“We make sure that we can specify the steels which are required for the South African weapons versus European or international norms. We’re confident in what the steel can do. However, now with the blasting, that brings it to a totally different level. You must make sure that the vehicles are able to resist blast. How does it perform under blast? So that’s really the challenge we’ve had for the last four or five years.”

BAT has been working in partnership with both the local police and SSAB to examine different steels to resist blasting. “We’ve done a lot of blast testing here locally with the police and trying different steels out. And I think we found some good formulas, and that’s also been with the input from SSAB and the blast specialists that they have. Specifically, in Finland and Sweden, so it’s been collaborative,” says Kerlen. “We show them the results and say, ‘that’s great. Look at that. Look at this. Maybe that could be better. Maybe that thickness? Maybe that’s up to design.’ And we’ve been very successful in South Africa, to try and mitigate the blast threat.”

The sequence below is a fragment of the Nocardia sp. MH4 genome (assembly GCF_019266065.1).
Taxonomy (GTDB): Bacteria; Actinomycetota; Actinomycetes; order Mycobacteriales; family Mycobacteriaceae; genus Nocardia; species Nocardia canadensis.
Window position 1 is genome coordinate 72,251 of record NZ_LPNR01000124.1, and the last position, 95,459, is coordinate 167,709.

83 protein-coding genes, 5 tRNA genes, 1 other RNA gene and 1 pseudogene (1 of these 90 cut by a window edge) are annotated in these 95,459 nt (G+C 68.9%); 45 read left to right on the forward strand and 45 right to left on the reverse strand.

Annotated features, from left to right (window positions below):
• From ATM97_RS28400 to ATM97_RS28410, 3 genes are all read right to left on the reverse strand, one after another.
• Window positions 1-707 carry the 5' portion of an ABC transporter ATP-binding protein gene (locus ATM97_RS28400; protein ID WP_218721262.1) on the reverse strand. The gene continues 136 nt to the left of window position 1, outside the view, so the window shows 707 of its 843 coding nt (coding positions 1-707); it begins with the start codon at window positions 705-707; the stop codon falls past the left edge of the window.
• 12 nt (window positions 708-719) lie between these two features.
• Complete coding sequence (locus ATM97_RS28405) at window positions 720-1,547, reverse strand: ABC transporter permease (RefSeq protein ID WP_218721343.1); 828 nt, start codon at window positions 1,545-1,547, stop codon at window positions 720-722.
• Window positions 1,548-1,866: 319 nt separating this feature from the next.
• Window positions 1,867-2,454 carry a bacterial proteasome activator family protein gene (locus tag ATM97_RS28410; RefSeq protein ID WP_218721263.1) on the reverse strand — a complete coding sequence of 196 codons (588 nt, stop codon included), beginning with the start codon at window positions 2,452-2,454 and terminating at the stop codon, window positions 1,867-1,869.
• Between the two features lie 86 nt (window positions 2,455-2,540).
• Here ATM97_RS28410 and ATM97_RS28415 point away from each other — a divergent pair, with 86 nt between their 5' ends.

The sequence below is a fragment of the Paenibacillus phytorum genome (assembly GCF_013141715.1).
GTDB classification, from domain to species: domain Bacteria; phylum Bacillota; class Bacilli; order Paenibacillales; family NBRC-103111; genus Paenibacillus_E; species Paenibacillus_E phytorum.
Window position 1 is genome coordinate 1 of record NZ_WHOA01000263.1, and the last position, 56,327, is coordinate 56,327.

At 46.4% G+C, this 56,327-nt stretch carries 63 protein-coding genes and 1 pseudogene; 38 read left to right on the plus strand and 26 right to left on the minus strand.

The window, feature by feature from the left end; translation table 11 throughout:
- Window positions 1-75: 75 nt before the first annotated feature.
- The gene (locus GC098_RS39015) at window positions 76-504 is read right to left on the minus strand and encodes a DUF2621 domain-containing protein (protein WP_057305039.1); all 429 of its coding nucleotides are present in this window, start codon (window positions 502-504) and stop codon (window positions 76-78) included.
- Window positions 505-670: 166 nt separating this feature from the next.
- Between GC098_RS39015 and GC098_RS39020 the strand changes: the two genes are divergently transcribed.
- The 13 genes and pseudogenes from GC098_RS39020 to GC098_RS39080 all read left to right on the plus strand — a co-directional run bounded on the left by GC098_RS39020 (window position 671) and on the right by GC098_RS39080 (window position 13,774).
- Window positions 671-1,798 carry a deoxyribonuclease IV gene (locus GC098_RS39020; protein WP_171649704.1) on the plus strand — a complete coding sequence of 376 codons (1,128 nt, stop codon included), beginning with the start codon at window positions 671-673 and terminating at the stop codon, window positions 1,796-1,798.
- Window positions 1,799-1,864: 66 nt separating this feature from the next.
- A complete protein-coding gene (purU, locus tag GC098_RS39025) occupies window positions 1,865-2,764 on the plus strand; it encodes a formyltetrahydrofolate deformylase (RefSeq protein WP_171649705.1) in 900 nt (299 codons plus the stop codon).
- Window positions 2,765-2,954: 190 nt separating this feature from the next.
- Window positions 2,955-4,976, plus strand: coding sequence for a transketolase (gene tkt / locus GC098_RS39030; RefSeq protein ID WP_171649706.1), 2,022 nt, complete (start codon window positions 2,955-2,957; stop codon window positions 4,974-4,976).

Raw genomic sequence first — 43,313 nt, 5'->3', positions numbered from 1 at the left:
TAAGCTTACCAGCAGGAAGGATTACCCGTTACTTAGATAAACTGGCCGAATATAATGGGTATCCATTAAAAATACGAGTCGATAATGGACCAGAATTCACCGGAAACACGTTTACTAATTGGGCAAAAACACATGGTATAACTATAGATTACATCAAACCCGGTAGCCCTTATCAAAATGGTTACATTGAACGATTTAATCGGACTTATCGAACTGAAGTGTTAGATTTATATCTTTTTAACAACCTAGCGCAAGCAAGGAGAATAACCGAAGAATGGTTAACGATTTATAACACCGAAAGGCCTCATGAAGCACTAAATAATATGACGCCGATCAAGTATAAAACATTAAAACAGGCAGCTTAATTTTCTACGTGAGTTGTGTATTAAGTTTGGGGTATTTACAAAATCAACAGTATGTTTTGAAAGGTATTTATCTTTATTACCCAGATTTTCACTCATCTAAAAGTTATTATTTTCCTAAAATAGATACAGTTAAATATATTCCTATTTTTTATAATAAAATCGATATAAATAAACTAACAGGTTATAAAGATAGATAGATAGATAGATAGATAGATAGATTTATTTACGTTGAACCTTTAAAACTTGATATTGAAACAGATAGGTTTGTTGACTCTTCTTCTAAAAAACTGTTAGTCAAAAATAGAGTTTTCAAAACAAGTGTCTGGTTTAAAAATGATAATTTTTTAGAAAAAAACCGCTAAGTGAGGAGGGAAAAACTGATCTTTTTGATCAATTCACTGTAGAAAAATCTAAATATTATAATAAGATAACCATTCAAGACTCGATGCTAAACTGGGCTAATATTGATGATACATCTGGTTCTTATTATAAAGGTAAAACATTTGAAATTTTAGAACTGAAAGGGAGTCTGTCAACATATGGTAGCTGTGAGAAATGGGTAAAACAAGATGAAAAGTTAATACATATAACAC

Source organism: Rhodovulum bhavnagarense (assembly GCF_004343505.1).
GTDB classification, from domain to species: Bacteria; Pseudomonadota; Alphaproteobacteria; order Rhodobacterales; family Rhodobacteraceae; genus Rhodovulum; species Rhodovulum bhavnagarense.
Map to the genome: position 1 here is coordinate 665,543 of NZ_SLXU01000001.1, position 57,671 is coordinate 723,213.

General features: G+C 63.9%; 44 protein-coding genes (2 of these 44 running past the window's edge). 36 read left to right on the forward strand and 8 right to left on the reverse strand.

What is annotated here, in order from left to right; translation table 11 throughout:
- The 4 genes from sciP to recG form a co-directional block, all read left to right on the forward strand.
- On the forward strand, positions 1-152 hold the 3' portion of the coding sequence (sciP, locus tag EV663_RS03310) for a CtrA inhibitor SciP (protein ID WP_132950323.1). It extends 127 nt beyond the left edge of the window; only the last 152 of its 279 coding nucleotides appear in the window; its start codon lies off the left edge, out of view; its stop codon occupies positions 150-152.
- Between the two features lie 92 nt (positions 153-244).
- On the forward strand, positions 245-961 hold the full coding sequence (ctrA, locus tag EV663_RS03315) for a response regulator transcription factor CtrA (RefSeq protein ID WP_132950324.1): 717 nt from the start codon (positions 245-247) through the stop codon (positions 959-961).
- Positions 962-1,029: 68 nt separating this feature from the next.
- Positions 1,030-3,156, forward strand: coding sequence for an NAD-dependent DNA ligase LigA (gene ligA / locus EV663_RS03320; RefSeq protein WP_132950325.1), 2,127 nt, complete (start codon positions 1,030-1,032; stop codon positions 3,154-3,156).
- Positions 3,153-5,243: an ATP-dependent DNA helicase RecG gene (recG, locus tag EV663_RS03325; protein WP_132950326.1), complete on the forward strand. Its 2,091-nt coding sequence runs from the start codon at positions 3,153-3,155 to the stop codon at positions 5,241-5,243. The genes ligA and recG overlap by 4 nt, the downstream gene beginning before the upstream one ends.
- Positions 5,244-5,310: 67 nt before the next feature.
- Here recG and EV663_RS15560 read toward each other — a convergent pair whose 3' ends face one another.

Future trends for armour protection

Kerlen says that unfortunately, he sees blasting as a trend: “These are career criminals that would be attacking these vehicles so they would move to stealing cigarettes or cell phones. I think that’s the one trend that we’re going to be seeing. Blasting is obviously a new trend, and it’s not going to stop in South Africa. And there are also things that would go outside of our business model, like embassies or corporates that might be a bit more wary in future, due to global terrorist threats, [which are] going to need high levels of protection.”

For BAT, looking forward Kerlen is contented with his current strategy of steady growth. “I implemented a strategy about four or five years ago, which we are still busy with at this stage. We’ve grown quite dramatically, and we’ve come up with some solutions from a technical point of view for blasting. I think that’s our next big challenge – to perfect that and to expand that into different products.

“We’re still well into our strategy, which incorporates growing the markets vertically as well as horizontally, and so it’ll be a bigger focus on Africa. The market is relatively small compared to South Africa, but small drops make a river. [Some African countries] are now starting to get legislation – mandatory specifications for armoured vehicles. And I think we’ve got a unique solution for Europe, but I don’t think I’m going to be doing Europe anytime soon. I mean we’ve got quite a big market here.”

For more information on protective steel used for armoured vehicles download the whitepaper below.